Sample Collection. We did not include samples from any birds that were known to be closely related to other sampled owls (i.e., parents and their offspring, or juveniles from the same nest burrow). Our primary source of genomic DNA was blood. We obtained approximately 50 µL of blood through a venipuncture of the brachial vein. We also used flight and/or body feathers occasionally (4%) as the source of genomic DNA when we could not obtain a blood sample. We handled birds, and collected and imported/exported blood and feathers in compliance with Canadian, Mexican, and US regulations, including acquisition of CITES export permits (MX 27314, MX 31960, MX 37048, MX44697 and 07CA01521/CWHQ), scientific collection permit (MX: SPGA/DGVS/08336/07), and Bird Banding Lab permits #10157 and #22524. We also complied with the University of Arizona Institutional Animal Care and Use Committee regulations under protocols #01-089 and 04-196.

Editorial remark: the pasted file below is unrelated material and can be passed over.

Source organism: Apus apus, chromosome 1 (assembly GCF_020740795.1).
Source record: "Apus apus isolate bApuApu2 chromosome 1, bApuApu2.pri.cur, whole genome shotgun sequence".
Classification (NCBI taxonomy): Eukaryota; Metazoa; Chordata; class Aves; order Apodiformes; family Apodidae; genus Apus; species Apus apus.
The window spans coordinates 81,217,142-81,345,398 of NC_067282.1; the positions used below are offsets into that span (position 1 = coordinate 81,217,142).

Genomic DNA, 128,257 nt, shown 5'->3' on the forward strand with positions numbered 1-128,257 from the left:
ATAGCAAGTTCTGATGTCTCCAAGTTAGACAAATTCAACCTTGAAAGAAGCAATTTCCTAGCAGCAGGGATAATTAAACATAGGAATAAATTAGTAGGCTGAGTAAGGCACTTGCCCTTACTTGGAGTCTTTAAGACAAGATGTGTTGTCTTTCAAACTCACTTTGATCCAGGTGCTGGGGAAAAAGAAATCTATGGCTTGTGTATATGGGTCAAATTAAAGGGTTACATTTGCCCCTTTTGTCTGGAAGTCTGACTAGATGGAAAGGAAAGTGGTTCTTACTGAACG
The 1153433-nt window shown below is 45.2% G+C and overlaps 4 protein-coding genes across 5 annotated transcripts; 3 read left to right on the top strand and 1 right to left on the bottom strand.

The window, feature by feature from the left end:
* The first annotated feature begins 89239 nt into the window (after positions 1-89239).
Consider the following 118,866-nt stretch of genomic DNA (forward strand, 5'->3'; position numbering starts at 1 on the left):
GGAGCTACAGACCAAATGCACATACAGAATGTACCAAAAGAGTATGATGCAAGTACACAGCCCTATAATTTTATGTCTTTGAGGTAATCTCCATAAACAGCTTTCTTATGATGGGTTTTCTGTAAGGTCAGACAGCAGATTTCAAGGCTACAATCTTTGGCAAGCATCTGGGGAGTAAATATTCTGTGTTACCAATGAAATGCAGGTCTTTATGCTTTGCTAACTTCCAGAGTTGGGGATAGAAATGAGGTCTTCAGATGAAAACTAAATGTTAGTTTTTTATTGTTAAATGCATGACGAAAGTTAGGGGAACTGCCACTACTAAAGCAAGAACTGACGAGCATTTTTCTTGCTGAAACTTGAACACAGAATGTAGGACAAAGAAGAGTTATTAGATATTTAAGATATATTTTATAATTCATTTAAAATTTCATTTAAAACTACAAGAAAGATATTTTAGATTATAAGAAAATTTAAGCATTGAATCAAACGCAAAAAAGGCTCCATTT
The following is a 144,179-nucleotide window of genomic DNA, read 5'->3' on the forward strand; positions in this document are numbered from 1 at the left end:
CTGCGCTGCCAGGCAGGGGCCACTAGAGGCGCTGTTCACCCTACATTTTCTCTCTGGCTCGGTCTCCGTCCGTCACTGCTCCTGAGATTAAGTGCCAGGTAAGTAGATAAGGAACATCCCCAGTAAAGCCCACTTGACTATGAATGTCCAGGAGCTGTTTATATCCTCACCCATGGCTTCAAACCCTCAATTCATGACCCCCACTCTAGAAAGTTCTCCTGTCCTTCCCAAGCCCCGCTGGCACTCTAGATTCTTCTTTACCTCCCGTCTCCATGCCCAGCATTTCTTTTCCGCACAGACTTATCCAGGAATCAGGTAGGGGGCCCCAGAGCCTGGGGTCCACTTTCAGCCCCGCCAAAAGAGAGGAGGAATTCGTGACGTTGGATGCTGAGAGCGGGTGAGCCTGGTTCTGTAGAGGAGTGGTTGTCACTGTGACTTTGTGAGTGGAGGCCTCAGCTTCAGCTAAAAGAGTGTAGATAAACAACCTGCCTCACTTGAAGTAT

Genotyping. We followed laboratory procedures for DNA extraction, polymerase chain reaction, and allele scoring for 11 microsatellite loci (ATCU04, ATCU06, ATCU08, ATCU13, ATCU20, ATCU28, ATCU36, ATCU39, ATCU41, ATCU43, and ATCU45) as described in Macías-Duarte et al. (2010). We used the DNeasy Blood & Tissue Kit (Qiagen®) to isolate genomic DNA. We performed PCR reactions in a 15-µL volume mixture containing 10–50 ng genomic DNA, 1X PCR buffer (20 mM Tris–HCl pH 8.4, 50 mM KCl, Invitrogen®), 0.2 mM each dNTP, 0.02 µM unlabelled M13-tailed forward primer, 0.2 µM reverse pig-tailed primer, 0.2 µM fluorescently labeled M13 primer, 2 mM MgCl2, 0.4 U Taq DNA polymerase (Invitrogen®), and 0.02% BSA. We used a unique touchdown protocol for all loci consisting of an initial denaturation at 94°C for 4 min followed by 10 cycles at 94°C for 30 sec, annealing at 60–52°C for 90 sec (2°C decrease every two cycles), extension at 72°C for 30 sec, followed by 30 cycles at 94°C for 30 sec, annealing at 50°C for 30 sec and 72°C for 30 sec, and a final extension of 7 min at 72°C. We analyzed PCR products on an Applied Biosystems 3730 Genetic Analyzer and scored alleles using Applied Biosystems Genotyper 3.7. We used program Tandem (Matschiner and Salzburger 2009) to assign integers to DNA fragment sizes.